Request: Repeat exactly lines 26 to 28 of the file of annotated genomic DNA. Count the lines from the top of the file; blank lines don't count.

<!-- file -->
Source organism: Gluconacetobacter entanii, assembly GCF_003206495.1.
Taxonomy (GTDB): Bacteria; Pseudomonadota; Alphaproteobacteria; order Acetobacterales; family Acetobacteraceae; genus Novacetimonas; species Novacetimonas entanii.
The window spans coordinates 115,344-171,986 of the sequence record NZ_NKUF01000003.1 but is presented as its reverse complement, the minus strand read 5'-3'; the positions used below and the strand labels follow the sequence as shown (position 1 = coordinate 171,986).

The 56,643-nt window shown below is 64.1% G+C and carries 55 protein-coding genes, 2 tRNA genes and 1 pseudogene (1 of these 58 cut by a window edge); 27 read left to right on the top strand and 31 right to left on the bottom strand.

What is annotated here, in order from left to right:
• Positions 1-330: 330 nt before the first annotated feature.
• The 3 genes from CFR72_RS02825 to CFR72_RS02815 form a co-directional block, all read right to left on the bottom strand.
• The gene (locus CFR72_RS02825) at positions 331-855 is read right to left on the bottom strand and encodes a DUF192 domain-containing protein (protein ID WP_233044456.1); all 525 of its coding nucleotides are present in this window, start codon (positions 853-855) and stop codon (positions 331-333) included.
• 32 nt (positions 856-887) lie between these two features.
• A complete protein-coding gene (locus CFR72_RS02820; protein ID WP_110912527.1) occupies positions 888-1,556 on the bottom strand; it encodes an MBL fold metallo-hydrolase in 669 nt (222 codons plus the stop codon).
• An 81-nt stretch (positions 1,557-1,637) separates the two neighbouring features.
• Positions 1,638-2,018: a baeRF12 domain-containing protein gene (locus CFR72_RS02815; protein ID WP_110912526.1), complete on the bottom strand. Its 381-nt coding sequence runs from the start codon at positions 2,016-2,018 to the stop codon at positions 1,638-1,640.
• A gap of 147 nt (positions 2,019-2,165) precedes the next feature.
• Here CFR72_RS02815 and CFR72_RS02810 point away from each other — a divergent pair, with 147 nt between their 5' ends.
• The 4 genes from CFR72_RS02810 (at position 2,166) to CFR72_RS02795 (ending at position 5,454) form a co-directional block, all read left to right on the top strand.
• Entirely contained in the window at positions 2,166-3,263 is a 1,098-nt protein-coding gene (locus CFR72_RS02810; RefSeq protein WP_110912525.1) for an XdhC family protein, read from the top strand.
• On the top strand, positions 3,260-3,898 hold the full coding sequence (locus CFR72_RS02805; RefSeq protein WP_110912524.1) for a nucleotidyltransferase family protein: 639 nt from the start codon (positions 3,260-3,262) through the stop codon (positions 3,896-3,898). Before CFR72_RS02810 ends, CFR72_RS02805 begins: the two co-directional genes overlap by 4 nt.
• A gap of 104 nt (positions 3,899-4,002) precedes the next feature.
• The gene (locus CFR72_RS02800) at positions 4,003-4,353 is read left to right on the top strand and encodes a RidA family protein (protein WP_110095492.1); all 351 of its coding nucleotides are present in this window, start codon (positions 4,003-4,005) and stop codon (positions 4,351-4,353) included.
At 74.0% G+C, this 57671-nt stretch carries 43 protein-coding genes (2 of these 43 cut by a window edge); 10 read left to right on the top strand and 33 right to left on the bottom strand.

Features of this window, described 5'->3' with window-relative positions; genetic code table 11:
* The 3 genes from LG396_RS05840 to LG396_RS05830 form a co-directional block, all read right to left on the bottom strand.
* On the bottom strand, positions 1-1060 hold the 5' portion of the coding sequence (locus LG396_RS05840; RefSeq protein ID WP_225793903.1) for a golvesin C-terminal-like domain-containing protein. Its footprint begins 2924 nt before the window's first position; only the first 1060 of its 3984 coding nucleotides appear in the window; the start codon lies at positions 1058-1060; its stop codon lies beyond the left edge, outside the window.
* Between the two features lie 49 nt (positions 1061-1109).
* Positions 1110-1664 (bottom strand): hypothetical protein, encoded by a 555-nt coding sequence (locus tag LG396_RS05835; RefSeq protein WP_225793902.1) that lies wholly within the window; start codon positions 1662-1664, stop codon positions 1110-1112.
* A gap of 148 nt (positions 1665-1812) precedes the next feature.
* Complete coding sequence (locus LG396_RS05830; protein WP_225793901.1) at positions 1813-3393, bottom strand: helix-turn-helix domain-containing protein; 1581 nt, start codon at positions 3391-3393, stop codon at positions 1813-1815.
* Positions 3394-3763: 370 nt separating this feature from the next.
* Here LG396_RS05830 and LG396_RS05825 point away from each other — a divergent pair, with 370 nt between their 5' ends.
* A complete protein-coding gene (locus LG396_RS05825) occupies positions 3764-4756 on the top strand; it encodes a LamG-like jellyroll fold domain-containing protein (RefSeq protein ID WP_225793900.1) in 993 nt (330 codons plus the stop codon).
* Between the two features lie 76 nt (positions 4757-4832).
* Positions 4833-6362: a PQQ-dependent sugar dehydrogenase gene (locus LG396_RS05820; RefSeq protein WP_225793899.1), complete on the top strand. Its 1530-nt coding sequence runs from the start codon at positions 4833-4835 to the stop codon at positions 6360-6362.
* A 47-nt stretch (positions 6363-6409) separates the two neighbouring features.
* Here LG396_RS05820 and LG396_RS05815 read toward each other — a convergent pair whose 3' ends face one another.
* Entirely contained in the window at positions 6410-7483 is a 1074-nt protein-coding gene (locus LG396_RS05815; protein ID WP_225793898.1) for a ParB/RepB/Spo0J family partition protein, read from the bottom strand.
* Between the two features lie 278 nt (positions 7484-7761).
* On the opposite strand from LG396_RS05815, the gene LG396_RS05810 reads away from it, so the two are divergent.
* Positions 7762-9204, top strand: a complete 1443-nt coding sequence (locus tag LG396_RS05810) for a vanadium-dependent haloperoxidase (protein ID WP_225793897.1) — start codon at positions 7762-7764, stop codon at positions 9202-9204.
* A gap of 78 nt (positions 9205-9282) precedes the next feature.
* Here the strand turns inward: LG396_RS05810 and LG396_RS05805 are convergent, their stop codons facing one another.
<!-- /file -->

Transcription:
* A gap of 148 nt (positions 1665-1812) precedes the next feature.
* Complete coding sequence (locus LG396_RS05830; protein WP_225793901.1) at positions 1813-3393, bottom strand: helix-turn-helix domain-containing protein; 1581 nt, start codon at positions 3391-3393, stop codon at positions 1813-1815.
* Positions 3394-3763: 370 nt separating this feature from the next.